The Town is only four blocks long, but the parade was about eight blocks long. So, the first people to take part, had time to join the audience for the rest of the parade. In years past, Mayor Buck Trot would be in the first car as Mayor. Then he would rush back to the staging area, put on his red suit, and be at the end of the parade as Santa Claus.

Buck retired from being Mayor. But with his long white hair, his beard and mustache, and the fact that he is “a man of a certain girth,” he’ll remain as the Santa Claus forever.

Sounds like our parade was sorta lame. Not so. The new Mayor was in a lovingly restored late-model Model A Ford, with a rumble seat.
There were two other Model As in the parade. Folks hereabouts take their
vehicles very seriously. From the shine and perfection of the outsides of these
cars, I guarantee the engines were clean enough to eat your lunch off them.

There were also at least ten restored, early model Thunderbirds in the parade. And a vintage Mustang. And six fire trucks from Highlands, and the two nearest communities which support each other when any major fires occur.

There was the band from Highlands High School. They don’t have many musicians. They can’t afford uniforms. Their musical talents are not the same as the national champions who appear in parades like the Macy’s Thanksgiving one.

Why is it that the broadcast of the Macy’s Parade consists of two semi-celebrities announcing “the award-winning band from South Succotash,” and then talking over the band, telling lame jokes, and laugh over the parade. Wouldn’t it be nice to HEAR those musicians, who sold a lot of cakes and washed a lot of cars, to get to New York to play their hearts out.

Don’t TV producers pay any attention to what they are putting on the air?

Almost everyone watching our parade knew almost everyone IN the parade. Parents and children were calling and waving to each other. It was like the final, heart-warming scene in “The Music Man,” where the band begins to play. The parents’ cry out, “That’s our Tommy.” River City becomes a loving place where there really is a band – with 76 trombones and snappy uniforms.

This was a civic miracle for another reason. Almost very float (well, float is a high-fallutin word), they were John Deere and other equipment, decorated and carrying children, had a sign supporting a local charity. An immaculate black Corvette that I’d give my eye teeth to have, had a sign for the “Free Dental Clinic.”

What is the Clinic? Its chief fund raiser spoke at the Rotary Club last month. The Clinic provide millions of dollars in care to people who have no insurance and badly need dental care. Hundreds of thousands of dollars have provided first-class equipment and materials. That has attracted both practicing dentists, and ones who have retired to this area, to offer the free dentistry.

There is joy, there is caring, there is a community pulling together, all the things that any community should have, on display in Highlands on Saturday. That’s why I call it a minor civic miracle. We take it for granted, but it’s quite remarkable.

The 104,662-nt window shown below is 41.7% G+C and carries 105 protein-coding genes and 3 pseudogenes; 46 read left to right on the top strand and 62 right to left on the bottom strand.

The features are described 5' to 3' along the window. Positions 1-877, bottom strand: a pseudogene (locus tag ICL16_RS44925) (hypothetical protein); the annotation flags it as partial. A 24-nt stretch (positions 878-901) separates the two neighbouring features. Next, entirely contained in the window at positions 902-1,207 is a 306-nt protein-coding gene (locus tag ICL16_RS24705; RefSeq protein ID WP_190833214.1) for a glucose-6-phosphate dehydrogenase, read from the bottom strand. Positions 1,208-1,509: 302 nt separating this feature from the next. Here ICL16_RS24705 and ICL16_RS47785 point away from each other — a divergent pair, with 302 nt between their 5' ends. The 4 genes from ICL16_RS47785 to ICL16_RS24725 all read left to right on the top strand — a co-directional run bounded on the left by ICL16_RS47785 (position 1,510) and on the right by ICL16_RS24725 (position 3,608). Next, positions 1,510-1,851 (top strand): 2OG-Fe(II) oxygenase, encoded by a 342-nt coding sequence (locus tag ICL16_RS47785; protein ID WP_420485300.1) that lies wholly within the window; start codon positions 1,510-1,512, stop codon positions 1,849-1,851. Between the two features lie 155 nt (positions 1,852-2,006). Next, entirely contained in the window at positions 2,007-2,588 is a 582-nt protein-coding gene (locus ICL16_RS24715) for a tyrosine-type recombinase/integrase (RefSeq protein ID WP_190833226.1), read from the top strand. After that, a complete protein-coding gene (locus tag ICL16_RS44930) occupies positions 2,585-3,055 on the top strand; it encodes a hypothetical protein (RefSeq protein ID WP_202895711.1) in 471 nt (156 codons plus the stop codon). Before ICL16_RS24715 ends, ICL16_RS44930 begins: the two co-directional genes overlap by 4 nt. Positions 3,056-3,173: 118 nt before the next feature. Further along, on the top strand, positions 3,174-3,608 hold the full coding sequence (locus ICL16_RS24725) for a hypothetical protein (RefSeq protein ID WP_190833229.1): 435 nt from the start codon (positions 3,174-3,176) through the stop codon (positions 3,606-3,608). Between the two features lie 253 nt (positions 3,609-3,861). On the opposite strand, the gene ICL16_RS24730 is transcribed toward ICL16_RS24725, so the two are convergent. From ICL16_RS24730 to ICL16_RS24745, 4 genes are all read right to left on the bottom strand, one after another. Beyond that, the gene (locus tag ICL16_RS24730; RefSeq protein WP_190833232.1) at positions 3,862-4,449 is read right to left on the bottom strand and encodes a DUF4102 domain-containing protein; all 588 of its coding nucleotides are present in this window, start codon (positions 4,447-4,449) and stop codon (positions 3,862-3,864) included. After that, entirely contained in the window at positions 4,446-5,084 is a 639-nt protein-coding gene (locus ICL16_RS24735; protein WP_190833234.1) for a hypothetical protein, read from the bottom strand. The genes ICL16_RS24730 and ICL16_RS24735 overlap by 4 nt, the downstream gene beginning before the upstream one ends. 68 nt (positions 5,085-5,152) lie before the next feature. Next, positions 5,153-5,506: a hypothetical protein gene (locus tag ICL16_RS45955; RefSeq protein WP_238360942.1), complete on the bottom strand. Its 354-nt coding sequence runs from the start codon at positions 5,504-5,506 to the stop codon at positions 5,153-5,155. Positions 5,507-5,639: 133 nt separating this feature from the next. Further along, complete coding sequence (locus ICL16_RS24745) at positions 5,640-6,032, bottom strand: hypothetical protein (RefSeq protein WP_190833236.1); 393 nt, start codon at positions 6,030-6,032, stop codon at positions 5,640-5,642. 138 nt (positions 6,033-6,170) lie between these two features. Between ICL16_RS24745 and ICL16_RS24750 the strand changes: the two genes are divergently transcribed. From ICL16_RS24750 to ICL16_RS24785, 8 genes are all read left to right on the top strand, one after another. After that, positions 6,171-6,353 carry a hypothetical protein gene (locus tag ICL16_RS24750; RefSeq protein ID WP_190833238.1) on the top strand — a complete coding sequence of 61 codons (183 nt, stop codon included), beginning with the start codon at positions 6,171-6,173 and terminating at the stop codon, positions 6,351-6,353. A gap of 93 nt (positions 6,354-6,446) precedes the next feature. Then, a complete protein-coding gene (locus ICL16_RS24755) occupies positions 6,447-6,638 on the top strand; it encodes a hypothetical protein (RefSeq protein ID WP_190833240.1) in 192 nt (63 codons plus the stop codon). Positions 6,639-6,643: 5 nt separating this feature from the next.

The other miracle took place in Hendersonville, last Wednesday. The Republican Men’s Club there invited all of the Congressional candidates for
the 11th District of North Carolina, to a debate. All three of us (yes, us)
Republican candidates showed up at 7:30 am for the debate. Because it’s going to be a hot election here in 2008, the room was packed, the press turned out, and we had an honest debate.

No question was steered or rigged, like the most recent Presidential
Debates for Republicans and Democrats. Ours was real questions asked by real people, and we had to come up with real answers.

Again, this was a small-town civic event. It was also a civic miracle, one that can and should be repeated a thousand times, all across this nation. Good things happen in small towns, so I thought I’d share the news.

– 30 –

About the Author: John Armor practiced in the US Supreme Court for 33 years.
He lives in the 11th District of North Carolina.

– 30 –

Posted in guest commentary, john armor | Leave a Comment »

Dispelling Transit Myths by Peter O’Toole

Posted by Thunder Pig on October 15, 2007

Guest Commentary

Dispelling Transit Myths

Peter O’Toole
Director–Center for the American Dream

Rail transit is a huge waste of money that harms transit riders and mainly benefits a few politically powerful interest groups, such as rail contractors, at the expense of ordinary taxpayers. Transit has performed so poorly in the two dozen U.S. urban areas with rail service that it’s hard to find any real success stories.

So expensive are rail lines to build, maintain and operate that most rail regions have, at some point, been forced to significantly raise fares and/or curtail bus services, often leading to a loss of transit riders.

Thanks in part to the high cost of rails, transit systems in Atlanta, Baltimore, Buffalo, Chicago, Cleveland, Philadelphia, Pittsburgh, St. Louis, and the San Francisco Bay Area carried fewer riders in 2005 than two decades before.

Los Angeles lost 17 percent of its bus riders when it began building rail transit, a decline reversed only when the NAACP successfully sued the region’s transit agency for favoring white neighborhoods with rail service while cutting bus service to black and Hispanic neighborhoods.